Winner everyday: Yamaha
If nothing else is noticeable, the brakes are decisive here. In this regard, there is no herb against the Yamaha double disc system. The more precisely regulating ABS does not help the BMW.
Safety winner: Yamaha
A traditional BMW chapter because the Munich-based company has consumption under control. 3.5 liters are a word!
Winner costs: BMW
Around 300 euros difference in the price of the test motorcycles, five points difference in the rating – that means a draw.
Price-performance winner: BMW / Yamaha
|Max points||Bmw||Yamaha||Overall rating||1000||580||585||placement||2.||1.||Price-performance note||1.0||2.1||2.1|
1. Yamaha XT 660 Z Ténéré
Who would have thought that? The Yamaha convinces with a good chassis and solid appearance as well as an engine that is not a top performer, but has character. Like the whole motorcycle.
2. BMW G 650 GS Sertão
For GS riders who are just looking for a little adventure, the Sertão is the right choice. For everyone else, it’s a different GS and a good country road motorcycle, but certainly not the gateway to the big, wide world.
Yamaha XT 660 Z Ténéré and BMW G 650 GS Sertao.
|type design||Single cylinder four-stroke engine||Single cylinder four-stroke engine||injection||Ø 43 mm||Ø 50 mm|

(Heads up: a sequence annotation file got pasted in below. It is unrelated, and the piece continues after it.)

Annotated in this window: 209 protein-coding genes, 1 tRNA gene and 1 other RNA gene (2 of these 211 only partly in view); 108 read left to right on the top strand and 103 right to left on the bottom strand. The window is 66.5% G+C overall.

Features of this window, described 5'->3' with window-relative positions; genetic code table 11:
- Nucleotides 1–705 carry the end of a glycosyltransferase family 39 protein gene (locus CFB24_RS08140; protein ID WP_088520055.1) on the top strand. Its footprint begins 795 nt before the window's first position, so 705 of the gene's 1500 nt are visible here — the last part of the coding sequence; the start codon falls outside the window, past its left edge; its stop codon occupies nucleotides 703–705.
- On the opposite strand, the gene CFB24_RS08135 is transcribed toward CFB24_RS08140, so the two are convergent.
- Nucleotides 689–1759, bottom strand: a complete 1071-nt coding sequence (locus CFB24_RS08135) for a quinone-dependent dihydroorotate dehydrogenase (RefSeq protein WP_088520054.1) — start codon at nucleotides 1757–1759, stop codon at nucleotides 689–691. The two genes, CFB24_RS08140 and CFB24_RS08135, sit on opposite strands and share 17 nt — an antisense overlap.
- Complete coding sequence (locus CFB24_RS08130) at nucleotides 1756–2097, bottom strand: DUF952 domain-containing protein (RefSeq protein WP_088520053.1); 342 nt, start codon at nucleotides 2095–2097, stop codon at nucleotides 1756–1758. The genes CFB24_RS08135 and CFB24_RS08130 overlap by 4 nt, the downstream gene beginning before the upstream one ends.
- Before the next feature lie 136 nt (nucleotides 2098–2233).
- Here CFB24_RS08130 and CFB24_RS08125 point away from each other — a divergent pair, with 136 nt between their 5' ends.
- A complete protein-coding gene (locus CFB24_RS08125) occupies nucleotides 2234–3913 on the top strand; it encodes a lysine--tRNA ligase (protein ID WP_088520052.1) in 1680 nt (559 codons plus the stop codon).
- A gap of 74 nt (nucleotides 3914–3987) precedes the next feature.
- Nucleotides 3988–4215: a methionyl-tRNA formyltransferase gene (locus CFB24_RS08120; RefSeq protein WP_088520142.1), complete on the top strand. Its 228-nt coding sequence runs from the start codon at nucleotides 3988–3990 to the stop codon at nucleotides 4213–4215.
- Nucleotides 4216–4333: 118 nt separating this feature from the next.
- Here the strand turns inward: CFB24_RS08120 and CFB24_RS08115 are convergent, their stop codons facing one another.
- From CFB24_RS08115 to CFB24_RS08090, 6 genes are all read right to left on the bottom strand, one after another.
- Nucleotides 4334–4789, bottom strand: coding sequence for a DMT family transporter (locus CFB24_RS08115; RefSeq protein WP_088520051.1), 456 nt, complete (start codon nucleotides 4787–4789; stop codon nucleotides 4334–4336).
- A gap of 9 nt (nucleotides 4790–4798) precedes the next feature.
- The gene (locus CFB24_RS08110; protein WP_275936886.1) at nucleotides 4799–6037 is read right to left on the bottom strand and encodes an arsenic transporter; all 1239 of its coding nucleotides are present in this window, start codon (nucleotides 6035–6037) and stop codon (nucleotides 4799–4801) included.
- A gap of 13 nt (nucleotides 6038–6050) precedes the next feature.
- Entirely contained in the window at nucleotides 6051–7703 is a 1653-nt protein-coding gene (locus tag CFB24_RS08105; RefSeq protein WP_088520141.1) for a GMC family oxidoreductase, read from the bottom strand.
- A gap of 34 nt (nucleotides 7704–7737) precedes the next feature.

|coupling||Multi-disc oil bath clutch||Multi-disc oil bath clutch||Boron x stroke||100.0 x 83.0 mm||100.0 x 84.0 mm|
|Displacement||652 cm3||660 cm3||compression||11.5: 1||10.0: 1|
|power||35.0 kW (48 hp) at 6500 rpm||35.3 kW (48 hp) at 6000 rpm||Torque||60 Nm at 5000 rpm||58 Nm at 5500 rpm|
|landing gear||frame||Bridge frame made of steel||Single-loop frame made of steel|
|fork||Telescopic fork, Ø 41 mm||Telescopic fork, Ø 43 mm||Brakes v / h||Ø 300/240 mm||Ø 298/245 mm|
|Systems assistance||ABS (404 euros)||SECTION||bikes||1.60 x 21; 3.00 x 17||1.85 x 21; 2.75 x 17|
|tires||90/90 R 21; 130/80 R 17||90/90 R 21; 130/80 R 17||Tires||Metzeler Tourance EXP||Metzeler Tourance|
|Dimensions + weights||wheelbase||1484 mm||1504 mm|
|Steering head angle||61.9 degrees||62.0 degrees||trailing||123 mm||113 mm|
|Suspension travel v / h||210/210 mm||160/150 mm||Seat height **||860 mm||870 mm|
|Weight with full tank1 **||198 kg||218 kg||Weight case **||10.4 kg||9.4 kg|
|Payload **||182 kg||178 kg||Tank capacity / reserve||14.0 / 4.0 liters||23.0 / 6.7 liters|
|Service intervals||10,000 km||10,000 km||price||7650 euros||8195 euros|
|Price test motorcycle||8,856 euros ***||9.141 euros 3||Additional costs||264 euros||160 euros|
|MOTORCYCLE readings||Top speed *||170 km / h||160 km / h|
|acceleration||0-100 km / h||5.3 sec||5.7 sec|
|0-140 km / h||11.6 sec||12.2 sec||Draft|
|60-100 km / h||5.8 sec||6.2 sec||100-140 km / h||8.0 sec||8.5 sec|
|consumption||Consumption highway||3.5 liters / normal||4.2 liters / normal|
|Reach country road||400 km||548 km|
* Manufacturer information; ** MOTORCYCLE measurements; 2 ABS / hazard warning lights (404 euros), heated grips (197 euros), on-board socket (20 euros) and case system (585 euros); *** including case system (946 euros)